How does the punctuation that Patricia Hubbell uses in "The Black Snake" differ from the punctuation Emily wingspaninson uses in "A Narrow Fellow in the Grass"? A. Hubbell uses exclamation points to show the speaker's enthusiasm, while Dickinson uses dashes to create long pauses in the poem. B. Hubbell uses question marks to show the speaker's sense of wonder, while Dickinson uses exclamation points to give the poem an angry tone. C. Hubbell uses dashes to show the speaker's fear, while Dickinson uses question marks to show the speaker's confusion. D. Hubbell uses many commas to show the speaker's fear of snakes, while Dickinson uses periods to show the speaker's knowledge of snakes. @Youngstudier
YoungStudier
  • YoungStudier
What do you think? (Keeping in mind that I don't remember these poems exactly as I did these last school year.)

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anonymous
  • anonymous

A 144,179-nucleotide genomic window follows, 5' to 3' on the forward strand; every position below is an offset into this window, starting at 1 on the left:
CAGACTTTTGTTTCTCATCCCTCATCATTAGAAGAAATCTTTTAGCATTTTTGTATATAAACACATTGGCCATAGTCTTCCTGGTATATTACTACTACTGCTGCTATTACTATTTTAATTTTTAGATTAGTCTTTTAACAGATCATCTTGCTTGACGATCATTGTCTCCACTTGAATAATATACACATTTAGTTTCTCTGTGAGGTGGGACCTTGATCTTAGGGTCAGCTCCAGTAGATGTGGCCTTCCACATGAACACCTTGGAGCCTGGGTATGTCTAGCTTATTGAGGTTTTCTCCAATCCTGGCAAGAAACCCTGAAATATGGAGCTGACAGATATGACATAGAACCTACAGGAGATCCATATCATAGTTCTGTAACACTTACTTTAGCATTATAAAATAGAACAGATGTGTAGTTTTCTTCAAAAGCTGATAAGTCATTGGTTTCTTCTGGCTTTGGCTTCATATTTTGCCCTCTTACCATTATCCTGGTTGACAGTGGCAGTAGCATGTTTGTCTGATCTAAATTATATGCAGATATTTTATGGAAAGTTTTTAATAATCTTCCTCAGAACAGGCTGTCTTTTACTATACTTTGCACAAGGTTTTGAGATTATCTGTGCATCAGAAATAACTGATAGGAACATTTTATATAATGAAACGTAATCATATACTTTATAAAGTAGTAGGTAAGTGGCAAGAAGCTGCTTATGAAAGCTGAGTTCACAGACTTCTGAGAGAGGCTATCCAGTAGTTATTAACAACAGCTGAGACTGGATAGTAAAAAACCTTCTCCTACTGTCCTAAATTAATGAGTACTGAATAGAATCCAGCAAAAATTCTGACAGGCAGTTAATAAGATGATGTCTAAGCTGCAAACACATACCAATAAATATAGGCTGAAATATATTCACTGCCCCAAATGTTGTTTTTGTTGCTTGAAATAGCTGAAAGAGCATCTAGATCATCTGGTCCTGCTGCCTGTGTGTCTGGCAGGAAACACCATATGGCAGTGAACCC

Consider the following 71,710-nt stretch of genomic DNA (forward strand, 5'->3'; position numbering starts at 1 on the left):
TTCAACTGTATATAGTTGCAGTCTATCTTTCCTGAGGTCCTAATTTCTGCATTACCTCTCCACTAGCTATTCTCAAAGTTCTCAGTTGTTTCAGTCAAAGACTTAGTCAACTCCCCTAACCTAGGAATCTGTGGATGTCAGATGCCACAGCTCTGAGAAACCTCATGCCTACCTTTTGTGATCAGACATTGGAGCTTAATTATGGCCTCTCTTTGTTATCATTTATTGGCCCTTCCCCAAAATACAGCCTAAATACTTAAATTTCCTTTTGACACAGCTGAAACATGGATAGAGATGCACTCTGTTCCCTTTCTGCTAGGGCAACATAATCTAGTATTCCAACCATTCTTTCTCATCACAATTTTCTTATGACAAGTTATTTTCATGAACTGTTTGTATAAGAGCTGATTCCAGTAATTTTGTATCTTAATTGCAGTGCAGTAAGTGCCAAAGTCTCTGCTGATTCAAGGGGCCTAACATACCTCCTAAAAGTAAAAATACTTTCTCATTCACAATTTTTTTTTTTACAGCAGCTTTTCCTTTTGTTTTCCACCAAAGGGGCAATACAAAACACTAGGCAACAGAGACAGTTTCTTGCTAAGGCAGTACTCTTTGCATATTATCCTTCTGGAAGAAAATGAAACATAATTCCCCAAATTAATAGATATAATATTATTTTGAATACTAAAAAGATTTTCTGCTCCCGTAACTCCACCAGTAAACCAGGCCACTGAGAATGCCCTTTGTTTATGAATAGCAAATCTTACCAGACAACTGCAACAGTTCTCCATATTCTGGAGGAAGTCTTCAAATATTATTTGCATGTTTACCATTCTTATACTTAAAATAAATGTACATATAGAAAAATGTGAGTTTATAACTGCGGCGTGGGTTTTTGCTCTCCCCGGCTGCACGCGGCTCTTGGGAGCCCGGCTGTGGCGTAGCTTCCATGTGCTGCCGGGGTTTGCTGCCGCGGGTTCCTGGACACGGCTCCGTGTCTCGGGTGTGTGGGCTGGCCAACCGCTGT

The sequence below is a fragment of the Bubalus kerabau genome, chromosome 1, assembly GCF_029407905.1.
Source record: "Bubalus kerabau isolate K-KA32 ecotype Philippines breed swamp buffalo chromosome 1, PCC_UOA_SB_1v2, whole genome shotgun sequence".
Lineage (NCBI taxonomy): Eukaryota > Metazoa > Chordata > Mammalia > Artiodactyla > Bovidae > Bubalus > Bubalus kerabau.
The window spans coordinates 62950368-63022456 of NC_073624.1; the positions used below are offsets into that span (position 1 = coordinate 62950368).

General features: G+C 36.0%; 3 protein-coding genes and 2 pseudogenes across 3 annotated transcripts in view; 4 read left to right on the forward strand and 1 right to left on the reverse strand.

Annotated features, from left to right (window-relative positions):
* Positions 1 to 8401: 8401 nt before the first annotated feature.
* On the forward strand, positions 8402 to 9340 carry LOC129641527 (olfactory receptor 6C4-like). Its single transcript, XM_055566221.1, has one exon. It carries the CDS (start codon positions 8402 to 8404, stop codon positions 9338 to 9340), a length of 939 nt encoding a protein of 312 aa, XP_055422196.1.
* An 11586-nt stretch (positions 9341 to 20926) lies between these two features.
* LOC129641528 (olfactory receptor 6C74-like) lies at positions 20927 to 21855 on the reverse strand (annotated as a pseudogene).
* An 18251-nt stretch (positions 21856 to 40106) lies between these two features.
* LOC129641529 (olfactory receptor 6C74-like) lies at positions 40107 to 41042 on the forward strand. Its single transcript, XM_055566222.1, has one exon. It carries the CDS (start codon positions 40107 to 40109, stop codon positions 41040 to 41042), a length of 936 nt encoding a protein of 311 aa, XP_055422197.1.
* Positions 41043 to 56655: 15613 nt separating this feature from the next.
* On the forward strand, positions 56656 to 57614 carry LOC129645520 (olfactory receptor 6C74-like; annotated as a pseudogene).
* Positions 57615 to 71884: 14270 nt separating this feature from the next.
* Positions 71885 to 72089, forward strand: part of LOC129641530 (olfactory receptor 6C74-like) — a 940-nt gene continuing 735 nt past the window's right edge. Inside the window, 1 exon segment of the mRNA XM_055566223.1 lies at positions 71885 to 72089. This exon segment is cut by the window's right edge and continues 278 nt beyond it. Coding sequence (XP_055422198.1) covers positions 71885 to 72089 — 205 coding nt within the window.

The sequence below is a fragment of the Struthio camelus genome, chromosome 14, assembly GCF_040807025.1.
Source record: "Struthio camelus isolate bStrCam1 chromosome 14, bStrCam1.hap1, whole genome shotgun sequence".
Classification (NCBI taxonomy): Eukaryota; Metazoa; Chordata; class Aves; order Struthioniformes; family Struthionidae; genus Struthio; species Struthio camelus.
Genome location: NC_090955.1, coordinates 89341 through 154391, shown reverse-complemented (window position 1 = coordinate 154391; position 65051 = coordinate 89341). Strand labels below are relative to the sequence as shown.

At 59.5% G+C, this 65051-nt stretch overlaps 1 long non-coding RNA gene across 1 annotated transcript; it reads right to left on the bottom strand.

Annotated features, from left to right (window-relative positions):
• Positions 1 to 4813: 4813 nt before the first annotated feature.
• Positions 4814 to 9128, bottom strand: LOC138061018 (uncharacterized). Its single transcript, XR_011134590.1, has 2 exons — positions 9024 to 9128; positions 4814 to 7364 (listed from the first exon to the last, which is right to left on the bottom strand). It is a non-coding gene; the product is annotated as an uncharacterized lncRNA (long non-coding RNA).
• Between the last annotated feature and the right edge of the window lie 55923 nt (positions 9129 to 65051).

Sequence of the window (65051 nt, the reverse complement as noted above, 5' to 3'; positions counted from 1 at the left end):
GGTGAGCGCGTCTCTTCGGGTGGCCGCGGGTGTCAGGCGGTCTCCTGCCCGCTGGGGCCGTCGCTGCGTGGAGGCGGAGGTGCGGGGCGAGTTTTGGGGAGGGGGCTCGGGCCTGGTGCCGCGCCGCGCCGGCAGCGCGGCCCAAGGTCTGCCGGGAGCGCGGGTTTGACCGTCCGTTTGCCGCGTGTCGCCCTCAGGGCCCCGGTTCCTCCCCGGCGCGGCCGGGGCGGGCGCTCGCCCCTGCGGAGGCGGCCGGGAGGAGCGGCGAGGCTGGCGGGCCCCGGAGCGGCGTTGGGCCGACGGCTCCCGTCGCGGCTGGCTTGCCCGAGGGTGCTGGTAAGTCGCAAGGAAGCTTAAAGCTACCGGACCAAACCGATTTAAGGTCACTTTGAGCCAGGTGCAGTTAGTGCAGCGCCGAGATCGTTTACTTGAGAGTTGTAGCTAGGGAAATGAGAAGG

When the black snake flashed onto the morning road, and the truck could not swerve-- death, that is how it happens. Now he lies looped and useless as an old bicycle tire. I stop the car and carry him into the bushes. He is as cool and gleaming as a braided whip, he is as beautiful and quiet as a dead brother. I leave him under the leaves and drive on, thinking about death: its suddenness, its terrible weight, its certain coming. Yet under reason burns a brighter fire, which the bones have always preferred. It is the story of endless good fortune. It says to oblivion: not me! It is the light at the center of every cell. It is what sent the snake coiling and flowing forward happily all spring through the green leaves before he came to the road. Suggest an improvement or correction to earn IQ RobGronkowski's photo RobGronkowski 2 10 months Nice poem that tells us tha